Shamim Adam and Soraya Permatasari
Tuesday, July 8, 2008
Iran’s Mahmoud Ahmadinejad dismissed the possibility of a war with the U.S. and Israel over his country’s nuclear work, saying Iran is trying to avoid conflict.
“We’re making the utmost effort for providing peace and security at the world level,” the Iranian president told reporters today in Kuala Lumpur, where he is attending a summit of the Eight Islamic Developing Countries. “Don’t worry, there won’t be any war in the future. Mainly they are focusing on some sort of propaganda or psychological war.”
Tensions over Iran increased, helping push the price of oil to a record, after a June 20 New York Times report that Israeli military maneuvers last month were in preparation for a possible attack on Iran’s nuclear facilities. Iran would strike Israel and the U.S. Navy in the Persian Gulf as a first response to any American attack on its nuclear program, an aide to Supreme Leader Ayataollah Ali Khamenei said today.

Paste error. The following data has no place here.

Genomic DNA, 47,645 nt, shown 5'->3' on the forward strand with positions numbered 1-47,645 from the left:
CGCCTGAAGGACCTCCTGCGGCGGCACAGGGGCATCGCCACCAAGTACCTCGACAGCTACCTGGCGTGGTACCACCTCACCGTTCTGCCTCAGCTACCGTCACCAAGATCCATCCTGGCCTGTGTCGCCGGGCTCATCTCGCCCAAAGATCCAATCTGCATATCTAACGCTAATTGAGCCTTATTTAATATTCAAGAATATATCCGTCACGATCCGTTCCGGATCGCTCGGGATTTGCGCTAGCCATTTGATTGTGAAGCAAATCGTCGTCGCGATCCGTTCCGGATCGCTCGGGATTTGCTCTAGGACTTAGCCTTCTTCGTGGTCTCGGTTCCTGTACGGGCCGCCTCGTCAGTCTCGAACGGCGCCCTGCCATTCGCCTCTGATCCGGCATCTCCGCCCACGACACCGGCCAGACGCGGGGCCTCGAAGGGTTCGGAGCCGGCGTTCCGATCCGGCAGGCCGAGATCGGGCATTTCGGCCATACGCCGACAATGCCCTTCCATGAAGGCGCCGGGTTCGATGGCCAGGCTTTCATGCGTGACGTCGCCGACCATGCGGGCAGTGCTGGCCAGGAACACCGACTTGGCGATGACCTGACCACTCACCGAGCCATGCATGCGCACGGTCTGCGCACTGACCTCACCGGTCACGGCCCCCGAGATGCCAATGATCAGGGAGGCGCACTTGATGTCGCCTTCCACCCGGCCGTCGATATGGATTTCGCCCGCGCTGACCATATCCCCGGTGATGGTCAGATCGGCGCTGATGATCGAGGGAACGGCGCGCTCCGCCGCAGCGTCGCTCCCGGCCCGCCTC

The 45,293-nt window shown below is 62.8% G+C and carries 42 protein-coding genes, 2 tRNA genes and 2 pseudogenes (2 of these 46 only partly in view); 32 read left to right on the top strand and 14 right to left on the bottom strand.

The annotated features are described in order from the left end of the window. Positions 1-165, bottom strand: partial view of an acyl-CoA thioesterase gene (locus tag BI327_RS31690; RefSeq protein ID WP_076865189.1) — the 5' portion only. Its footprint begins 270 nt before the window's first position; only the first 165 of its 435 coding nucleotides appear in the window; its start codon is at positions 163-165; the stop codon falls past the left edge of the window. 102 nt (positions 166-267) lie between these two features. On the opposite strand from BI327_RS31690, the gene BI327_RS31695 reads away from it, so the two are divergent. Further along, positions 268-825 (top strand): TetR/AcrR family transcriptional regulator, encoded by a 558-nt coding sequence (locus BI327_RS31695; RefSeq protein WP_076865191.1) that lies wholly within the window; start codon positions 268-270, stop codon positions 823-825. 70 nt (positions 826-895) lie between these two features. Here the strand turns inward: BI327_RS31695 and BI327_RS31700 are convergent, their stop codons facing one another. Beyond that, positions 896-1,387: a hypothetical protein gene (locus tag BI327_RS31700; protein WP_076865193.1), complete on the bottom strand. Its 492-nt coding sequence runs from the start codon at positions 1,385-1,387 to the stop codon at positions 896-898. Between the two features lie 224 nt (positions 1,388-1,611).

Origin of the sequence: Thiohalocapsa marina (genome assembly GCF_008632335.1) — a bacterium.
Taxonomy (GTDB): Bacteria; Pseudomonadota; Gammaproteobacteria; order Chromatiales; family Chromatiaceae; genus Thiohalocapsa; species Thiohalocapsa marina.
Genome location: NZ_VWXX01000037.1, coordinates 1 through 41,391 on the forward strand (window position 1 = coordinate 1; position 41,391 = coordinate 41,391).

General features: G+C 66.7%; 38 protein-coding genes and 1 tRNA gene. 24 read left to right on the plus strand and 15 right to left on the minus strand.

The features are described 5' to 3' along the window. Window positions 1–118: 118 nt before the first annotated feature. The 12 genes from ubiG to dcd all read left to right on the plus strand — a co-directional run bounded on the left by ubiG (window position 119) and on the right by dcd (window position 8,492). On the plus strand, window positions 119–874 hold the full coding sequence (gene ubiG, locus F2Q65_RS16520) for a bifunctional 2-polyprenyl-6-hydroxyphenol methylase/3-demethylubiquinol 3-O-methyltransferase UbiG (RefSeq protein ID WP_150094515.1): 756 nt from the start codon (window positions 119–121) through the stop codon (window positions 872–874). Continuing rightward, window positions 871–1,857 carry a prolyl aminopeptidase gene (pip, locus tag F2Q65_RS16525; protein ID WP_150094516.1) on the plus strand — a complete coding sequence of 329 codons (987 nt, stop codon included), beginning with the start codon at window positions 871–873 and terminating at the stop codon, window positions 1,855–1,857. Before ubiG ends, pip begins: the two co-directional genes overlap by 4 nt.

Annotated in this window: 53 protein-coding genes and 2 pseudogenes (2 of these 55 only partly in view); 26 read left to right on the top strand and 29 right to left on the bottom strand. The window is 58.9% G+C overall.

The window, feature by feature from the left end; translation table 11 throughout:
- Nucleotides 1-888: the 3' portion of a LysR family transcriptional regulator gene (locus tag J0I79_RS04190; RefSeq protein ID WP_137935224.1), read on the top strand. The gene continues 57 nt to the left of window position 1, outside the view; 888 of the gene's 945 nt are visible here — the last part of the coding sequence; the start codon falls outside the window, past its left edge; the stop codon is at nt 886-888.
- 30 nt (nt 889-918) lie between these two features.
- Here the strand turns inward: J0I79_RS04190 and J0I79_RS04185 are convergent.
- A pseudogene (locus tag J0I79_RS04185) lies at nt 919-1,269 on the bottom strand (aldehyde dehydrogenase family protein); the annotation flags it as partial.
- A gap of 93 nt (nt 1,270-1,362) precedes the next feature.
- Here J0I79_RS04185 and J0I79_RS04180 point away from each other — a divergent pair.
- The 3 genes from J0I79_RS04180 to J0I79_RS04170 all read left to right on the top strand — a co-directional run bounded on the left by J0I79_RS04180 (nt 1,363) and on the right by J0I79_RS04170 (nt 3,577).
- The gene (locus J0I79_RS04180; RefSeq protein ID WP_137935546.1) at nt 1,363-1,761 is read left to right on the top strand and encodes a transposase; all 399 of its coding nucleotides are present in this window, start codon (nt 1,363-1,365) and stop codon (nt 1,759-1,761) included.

(Article continues below)
Iran has the right to develop a nuclear program, Ahmadinejad said, while declining to specify whether his government will suspend uranium enrichment as required in a package of incentives from the United Nations Security Council’s permanent members, plus Germany. He said he was ready for dialogue with the world powers, while repeating his condemnation of Israel, labeling it an “illegitimate regime.”
The U.S. and its allies accuse Iran of using its atomic program as cover for the development of nuclear weapons. Iran, which is under three sets of UN sanctions for refusing to halt uranium enrichment, denies the allegation and says the work is aimed at generating electricity. Enriched uranium can fuel a nuclear reactor or arm a weapon.